There you have it lease holders; you are on your own, welcome to the Sacrifice Zone.
EXPANSION OF SACRIFICE ZONES
This week the Pennsylvania House passed a forced pooling bill. The bill would allow gas corporations to drill on properties which have very old oil and gas leases. Leases which were signed long before the shale boom hit Pennsylvania.
The bill would give gas corporations the right to pool the land unless the old contract expressly forbids it, which the old contracts usually don’t.
Old lease holders want the opportunity to “renegotiate” the contracts in light of the “new” horizontal fracking technology to be used.
Geeeee….don’t they know that according to the gas industry, fracking has been around for over 60 years? And think about all those jobs that will be created by paying rates and royalties based on very old contract terms and recouping post production costs.
The SB-259 bill has been sent back to the Senate where it started. Sponsors of the original bill include Senator Gene Yaw.
MASSACHUSETTS FRACKING BAN
More than 11,000 residents of Massachusetts have called for a Fracking Ban after seeing what is happening in Pennsylvania.
Rep. Kocot (D-MA) and Rep. Provost (D-MA) introduced H.788, to ban fracking and the processing of its toxic wastewater in the commonwealth.
“In states like Pennsylvania, we have already seen fracking contaminate drinking water and make nearby residents sick,” said John Rumpler, senior attorney for Environment Massachusetts. “Residents looking at this track record have one message for their legislators today: keep this dirty drilling out of Massachusetts.”
Along the Connecticut River Valley, in the middle of the state, lies the Hartford Basin. In June 2012, the USGS stated:
Using a geology-based assessment method, the U.S. Geological Survey (USGS) estimated a mean undiscovered natural gas resource of 3,860 billion cubic feet and a mean undiscovered natural gas liquids resource of 135 million barrels in continuous accumulations within five of the East Coast Mesozoic basins (fig. 1; table 1): the Deep River, Dan River-Danville, and Richmond basins, which are within the Piedmont Province of North Carolina and Virginia; the Taylorsville basin, which is almost entirely within the Atlantic Coastal Plain Province of Virginia and Maryland; and the southern part of the Newark basin (herein referred to as the South Newark basin), which is within the Blue Ridge Thrust Belt Province of New Jersey (fig. 1). The provinces, which contain these extensional basins, extend across parts of Georgia, South Carolina, North Carolina, Virginia, Maryland, Delaware, Pennsylvania, New Jersey, New York, Connecticut, and Massachusetts.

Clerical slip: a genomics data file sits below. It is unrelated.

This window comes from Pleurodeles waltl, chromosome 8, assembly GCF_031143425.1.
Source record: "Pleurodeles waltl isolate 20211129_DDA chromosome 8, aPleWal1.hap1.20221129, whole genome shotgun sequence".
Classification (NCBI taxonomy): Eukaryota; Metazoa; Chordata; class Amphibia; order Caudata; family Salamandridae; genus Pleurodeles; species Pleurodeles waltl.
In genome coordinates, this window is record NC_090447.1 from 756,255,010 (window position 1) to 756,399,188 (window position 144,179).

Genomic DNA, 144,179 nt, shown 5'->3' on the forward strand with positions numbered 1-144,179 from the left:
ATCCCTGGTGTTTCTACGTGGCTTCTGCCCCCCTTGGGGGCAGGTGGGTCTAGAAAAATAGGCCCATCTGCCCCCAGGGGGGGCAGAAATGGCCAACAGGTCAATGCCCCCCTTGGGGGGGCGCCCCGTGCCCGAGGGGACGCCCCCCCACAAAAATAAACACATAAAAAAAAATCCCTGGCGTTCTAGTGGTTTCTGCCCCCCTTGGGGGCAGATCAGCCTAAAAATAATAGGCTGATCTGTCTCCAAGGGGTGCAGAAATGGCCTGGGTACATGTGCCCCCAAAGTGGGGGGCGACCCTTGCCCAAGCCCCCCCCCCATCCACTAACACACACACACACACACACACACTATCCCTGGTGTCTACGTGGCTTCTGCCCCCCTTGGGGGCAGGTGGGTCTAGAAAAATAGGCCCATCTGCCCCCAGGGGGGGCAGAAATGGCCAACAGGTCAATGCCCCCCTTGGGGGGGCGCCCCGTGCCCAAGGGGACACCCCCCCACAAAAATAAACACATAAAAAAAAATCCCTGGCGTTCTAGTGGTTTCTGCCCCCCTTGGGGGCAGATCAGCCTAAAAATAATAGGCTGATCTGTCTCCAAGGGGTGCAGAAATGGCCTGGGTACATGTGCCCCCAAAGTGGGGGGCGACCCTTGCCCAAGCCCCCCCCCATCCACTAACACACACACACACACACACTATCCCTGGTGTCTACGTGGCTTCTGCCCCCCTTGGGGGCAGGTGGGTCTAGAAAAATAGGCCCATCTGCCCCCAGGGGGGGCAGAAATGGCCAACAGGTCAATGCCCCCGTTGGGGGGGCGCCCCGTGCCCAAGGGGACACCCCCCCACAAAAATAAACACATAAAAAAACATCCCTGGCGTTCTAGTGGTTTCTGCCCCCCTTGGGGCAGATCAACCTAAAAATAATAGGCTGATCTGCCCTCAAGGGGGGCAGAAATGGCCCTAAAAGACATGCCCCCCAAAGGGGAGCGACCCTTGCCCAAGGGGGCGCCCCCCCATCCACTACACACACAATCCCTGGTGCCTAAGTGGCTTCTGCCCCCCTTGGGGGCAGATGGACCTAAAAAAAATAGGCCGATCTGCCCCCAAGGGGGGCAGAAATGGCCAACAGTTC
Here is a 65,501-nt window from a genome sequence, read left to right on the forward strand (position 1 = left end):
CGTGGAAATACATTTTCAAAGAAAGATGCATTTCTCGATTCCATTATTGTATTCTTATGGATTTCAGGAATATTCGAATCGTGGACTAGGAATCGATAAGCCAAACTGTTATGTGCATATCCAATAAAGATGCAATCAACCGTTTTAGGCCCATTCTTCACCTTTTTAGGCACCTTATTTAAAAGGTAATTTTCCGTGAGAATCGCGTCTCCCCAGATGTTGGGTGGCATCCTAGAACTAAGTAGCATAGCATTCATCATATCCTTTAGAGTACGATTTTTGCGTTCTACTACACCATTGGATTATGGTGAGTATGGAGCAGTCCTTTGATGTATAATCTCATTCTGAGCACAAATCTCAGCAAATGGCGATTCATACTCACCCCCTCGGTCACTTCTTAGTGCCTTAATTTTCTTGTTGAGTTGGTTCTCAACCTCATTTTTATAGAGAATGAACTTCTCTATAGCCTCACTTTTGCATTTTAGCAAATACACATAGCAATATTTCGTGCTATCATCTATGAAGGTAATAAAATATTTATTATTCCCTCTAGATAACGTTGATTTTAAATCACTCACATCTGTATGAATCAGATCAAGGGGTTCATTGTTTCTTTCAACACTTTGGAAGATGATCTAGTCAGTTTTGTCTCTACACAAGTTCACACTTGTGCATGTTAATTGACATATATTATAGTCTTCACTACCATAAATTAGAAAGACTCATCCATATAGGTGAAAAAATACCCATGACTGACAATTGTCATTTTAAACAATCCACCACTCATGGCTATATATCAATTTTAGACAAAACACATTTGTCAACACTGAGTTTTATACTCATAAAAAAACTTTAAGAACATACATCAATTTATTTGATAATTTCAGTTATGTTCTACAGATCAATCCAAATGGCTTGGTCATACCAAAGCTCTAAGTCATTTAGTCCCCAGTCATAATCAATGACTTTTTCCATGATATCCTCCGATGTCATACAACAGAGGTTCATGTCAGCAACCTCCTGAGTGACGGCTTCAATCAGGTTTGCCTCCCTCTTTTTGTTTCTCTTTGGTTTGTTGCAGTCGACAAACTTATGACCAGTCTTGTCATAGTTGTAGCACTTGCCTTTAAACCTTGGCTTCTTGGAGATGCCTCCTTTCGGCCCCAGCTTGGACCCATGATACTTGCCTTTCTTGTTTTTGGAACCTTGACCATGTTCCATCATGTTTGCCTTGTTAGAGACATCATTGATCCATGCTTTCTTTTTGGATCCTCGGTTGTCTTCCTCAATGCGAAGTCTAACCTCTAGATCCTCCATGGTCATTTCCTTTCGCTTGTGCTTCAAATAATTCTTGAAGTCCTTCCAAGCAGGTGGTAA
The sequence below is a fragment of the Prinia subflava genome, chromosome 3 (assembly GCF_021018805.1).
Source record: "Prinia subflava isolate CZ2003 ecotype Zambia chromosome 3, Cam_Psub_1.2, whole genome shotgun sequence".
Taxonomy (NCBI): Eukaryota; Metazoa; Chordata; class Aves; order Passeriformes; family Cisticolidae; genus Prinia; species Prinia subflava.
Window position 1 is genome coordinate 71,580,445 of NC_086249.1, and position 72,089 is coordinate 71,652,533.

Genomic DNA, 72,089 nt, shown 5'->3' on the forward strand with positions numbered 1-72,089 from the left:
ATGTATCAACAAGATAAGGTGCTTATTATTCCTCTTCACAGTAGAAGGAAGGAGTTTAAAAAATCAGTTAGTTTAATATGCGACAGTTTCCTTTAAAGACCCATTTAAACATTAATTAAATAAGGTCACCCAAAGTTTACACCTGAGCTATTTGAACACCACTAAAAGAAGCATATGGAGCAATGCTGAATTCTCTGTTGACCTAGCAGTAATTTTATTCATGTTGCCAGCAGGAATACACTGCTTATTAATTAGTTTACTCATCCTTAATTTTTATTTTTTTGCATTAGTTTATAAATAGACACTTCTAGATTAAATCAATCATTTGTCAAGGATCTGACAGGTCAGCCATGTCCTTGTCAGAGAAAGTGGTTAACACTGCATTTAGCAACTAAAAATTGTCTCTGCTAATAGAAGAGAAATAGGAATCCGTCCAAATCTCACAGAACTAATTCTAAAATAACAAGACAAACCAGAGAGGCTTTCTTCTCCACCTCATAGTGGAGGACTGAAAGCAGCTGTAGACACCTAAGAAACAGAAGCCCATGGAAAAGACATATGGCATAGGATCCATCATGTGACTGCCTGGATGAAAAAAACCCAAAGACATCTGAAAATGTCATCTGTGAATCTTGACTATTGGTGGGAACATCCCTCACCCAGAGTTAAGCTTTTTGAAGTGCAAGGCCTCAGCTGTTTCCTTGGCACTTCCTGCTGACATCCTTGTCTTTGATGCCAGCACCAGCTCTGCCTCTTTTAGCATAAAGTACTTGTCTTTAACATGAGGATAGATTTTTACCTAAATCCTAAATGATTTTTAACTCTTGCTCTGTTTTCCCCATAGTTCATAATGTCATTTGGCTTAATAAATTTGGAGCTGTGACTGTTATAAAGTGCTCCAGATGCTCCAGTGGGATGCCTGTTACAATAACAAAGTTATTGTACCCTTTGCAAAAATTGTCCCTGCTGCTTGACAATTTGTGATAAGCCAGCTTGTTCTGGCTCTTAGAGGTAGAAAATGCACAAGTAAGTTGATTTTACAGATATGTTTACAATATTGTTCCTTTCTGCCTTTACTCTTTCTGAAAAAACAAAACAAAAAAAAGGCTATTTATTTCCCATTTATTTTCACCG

(SEE: Western Frackachusetts?)
Boston and the surrounding suburbs receive much of their drinking water from reservoirs in the western part of the state. The largest of these reservoirs is the Quabbin Reservoir which is fed by many water sources from the surrounding communities which would include those in the Hartford Basin area.
The original project for creating the Quabbin Reservoir was enthusiastically supported by Boston lawmakers, and vehemently opposed by residents in Western Massachusetts who took their case to the Massachusetts Supreme Judicial Court. They lost the case, four towns were disincorporated, razed and flooded to form the reservoir.
Despite long term attitudinal divisions between Western Mass and Eastern Mass residents, it appears the threat to drinking water and destruction of the Connecticut valley is giving them common ground lest Western Massa becomes yet another sacrifice zone.
©2013 by Dory Hippauf